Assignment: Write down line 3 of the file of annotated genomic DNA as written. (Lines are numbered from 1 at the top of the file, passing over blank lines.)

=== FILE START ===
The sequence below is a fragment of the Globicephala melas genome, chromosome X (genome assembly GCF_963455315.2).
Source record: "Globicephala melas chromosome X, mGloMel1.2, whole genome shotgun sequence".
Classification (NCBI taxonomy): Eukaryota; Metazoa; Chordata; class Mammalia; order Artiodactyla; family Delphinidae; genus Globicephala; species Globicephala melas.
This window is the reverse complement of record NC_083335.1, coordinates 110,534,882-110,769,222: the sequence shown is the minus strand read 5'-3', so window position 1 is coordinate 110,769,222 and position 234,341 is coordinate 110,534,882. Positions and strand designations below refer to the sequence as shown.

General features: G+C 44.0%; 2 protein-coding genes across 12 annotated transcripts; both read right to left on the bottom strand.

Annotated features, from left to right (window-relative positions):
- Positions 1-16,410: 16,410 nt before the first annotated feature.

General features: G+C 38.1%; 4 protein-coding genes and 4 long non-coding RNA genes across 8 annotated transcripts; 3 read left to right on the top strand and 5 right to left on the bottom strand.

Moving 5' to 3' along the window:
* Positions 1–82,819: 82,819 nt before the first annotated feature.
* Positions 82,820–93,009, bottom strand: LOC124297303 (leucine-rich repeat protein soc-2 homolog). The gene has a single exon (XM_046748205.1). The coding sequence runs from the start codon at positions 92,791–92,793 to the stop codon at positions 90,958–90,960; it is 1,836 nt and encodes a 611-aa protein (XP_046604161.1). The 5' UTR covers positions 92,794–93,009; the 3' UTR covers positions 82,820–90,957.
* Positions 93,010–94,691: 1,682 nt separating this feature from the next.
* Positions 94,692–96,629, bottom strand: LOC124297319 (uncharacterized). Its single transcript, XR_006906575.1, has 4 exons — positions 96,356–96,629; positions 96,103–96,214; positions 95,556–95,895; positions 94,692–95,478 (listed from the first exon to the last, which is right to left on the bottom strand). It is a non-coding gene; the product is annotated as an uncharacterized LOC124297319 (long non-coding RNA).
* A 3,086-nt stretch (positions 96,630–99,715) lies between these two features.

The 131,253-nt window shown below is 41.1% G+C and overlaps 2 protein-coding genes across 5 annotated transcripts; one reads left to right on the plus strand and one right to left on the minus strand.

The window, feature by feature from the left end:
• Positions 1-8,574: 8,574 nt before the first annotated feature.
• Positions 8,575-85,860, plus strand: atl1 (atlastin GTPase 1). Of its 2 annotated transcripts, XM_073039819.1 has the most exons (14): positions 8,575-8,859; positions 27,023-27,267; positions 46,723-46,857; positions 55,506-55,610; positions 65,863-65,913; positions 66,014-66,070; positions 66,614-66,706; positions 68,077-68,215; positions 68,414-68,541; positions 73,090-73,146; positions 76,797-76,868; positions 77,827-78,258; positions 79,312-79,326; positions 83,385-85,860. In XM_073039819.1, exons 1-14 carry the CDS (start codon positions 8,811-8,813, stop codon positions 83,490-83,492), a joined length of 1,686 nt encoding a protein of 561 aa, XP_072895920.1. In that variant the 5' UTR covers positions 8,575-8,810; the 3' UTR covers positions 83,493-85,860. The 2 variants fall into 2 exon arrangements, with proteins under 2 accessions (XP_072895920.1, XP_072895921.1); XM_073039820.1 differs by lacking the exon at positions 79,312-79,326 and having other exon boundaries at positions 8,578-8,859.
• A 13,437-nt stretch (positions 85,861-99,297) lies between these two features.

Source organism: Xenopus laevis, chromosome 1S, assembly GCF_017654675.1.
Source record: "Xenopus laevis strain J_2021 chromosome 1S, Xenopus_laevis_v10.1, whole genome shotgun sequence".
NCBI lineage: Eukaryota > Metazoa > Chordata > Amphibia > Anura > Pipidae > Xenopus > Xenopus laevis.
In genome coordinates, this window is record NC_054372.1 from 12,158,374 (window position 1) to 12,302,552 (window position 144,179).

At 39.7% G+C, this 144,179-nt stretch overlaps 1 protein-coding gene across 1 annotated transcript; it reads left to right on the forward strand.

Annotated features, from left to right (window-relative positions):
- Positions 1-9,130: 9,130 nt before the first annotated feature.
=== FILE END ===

Classification (NCBI taxonomy): Eukaryota; Metazoa; Chordata; class Mammalia; order Artiodactyla; family Delphinidae; genus Globicephala; species Globicephala melas.